thank you ericmark i understand what your saying but i only want to install a better CU that is there now if you look at my cu i have a isolating switch under CU i would not need to draw the main fuse ideally i would love to get rid of all those card meters they are not needed any more i pay by direct debit can you take a look at my plan hope the image works i`ve taken out some sockets as perhaps are not needed would these work comfortable with no overloading from a garage CU as i would doubt that all sockets would not be used at the same time ? would you say that the 63A MCB at main CU is to big and perhaps a 50A MCB would work if the lighting to to big to work of 1 6A MCB i could install 2 6A MCB`S ? 1 for the fence lights the other for the flood light ?
i was going to run 2 x 2.5mm swa cable 1 direct to the shed just to add a light and a double socket i will not be drawing a lot of power from shed just the light and use sockets to charge phone or radio ( NO power tools ect,) cable 2 was to power water feature and other 4 sockets
i do not wish to nag you your final word i will have to accept what would be the point if connecting all the sockets outside and lighting and the garage CU then get an electrician in to replace the main CU would he then check my work oh be sarcastic i say i`m not checking that ! so i`ll be at no ends thank you again for your advice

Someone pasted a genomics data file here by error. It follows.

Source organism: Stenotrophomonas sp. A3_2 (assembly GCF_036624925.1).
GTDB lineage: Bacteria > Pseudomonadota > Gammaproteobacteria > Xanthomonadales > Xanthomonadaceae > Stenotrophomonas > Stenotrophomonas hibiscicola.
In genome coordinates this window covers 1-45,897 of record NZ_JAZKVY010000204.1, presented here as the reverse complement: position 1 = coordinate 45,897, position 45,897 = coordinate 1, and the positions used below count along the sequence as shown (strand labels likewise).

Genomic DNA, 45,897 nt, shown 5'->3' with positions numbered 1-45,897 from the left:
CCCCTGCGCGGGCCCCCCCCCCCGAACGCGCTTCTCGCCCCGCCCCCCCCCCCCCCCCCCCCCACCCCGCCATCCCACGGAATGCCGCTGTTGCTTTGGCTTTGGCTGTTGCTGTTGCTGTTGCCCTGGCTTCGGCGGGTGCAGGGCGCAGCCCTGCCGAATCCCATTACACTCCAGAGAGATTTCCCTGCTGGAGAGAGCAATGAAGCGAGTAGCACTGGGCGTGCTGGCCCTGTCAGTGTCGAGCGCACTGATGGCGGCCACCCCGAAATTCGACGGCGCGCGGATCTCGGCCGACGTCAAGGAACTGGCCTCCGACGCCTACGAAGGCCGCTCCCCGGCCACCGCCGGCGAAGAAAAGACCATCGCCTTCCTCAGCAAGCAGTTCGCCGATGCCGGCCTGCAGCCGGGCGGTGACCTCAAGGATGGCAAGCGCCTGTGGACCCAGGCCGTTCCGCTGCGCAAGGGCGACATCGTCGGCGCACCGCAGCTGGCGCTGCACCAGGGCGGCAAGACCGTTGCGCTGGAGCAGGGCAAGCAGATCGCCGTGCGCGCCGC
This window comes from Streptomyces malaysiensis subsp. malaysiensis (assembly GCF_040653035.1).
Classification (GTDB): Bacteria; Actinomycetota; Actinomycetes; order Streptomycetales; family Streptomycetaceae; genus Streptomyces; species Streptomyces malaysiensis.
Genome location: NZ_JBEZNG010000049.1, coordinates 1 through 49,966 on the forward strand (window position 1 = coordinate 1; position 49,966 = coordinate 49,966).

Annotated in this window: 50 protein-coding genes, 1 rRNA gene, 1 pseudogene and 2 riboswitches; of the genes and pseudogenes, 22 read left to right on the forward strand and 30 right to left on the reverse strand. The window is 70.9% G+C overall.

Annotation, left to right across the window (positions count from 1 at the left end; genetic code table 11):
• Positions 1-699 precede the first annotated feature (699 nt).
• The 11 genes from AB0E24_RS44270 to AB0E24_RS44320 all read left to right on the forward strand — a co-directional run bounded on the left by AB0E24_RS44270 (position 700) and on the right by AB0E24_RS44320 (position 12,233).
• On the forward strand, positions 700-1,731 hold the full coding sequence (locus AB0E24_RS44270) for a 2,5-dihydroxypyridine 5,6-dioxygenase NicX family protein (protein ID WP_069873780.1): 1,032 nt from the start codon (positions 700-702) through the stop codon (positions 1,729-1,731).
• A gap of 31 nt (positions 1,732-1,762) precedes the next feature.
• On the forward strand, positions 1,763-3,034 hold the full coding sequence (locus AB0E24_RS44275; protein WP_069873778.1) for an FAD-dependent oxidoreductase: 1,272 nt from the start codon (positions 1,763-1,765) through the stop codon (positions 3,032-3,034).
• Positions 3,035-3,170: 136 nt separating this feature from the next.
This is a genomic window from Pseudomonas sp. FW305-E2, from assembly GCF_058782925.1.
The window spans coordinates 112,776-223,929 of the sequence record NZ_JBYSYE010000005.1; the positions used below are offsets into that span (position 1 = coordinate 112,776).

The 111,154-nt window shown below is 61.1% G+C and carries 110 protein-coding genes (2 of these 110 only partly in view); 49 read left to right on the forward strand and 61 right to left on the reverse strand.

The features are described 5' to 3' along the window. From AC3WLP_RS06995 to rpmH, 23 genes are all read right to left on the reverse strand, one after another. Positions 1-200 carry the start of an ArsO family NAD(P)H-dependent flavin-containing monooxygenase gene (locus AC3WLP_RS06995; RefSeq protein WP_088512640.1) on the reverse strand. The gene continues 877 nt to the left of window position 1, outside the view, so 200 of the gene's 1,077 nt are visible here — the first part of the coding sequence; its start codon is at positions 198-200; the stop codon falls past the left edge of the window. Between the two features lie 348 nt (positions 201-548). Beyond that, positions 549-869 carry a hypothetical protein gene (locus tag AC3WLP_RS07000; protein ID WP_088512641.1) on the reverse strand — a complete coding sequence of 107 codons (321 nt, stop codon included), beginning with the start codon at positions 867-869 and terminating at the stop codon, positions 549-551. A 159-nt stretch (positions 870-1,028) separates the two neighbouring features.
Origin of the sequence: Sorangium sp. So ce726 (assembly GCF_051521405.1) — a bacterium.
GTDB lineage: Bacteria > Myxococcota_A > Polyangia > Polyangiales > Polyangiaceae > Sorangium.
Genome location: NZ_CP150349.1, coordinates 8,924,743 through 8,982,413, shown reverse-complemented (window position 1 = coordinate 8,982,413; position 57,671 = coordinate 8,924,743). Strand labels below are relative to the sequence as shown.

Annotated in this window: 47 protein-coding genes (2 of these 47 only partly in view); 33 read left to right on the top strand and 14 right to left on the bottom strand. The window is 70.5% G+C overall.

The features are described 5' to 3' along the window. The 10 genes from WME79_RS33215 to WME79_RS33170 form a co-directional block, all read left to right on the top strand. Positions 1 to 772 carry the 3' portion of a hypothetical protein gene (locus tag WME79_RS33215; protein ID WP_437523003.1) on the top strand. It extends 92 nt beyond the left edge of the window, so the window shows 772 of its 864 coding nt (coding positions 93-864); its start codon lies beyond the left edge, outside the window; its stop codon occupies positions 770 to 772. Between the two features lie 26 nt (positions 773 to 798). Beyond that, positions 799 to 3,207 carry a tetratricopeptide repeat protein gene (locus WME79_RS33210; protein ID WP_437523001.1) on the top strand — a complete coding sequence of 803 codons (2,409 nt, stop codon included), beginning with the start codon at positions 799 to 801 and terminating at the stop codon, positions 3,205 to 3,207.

Looking at your plan it would seem 32 amp would be ample, think some of the lamp sizes are OTT, you know as a builder without planning permission 150 watt tungsten is largest bulb permitted in the garden, I have not seen any change to lumen yet, but really should consider 35 watt LED as the limit. You don't want to upset anyone as you really I assume don't want to involve the council, so keep within sensible limits.
However maybe I am the last person to advise, I have just made a mistake with my own house, which will likely cost me money, still considering how to correct, I will tell you my error as you could easy make the same error.
On moving into this house, I found a fuse box and a consumer unit, the fuse box was between false ceiling and original ceiling so clear it needed moving, so off I went to local electrical whole sale outlet and got a metal consumer unit 18 module a surge protection device and isolator plus 14 RCBO's quick glance they said type B and at £10 each seemed good idea. I got my son to fit it for me, he is also an electrician. Thought jobs a good one.
But it seems the RCBO was not type B it was curve B, it was type AC, and the only marking to say type AC was the logo, nothing on the paperwork said anything about being type AC.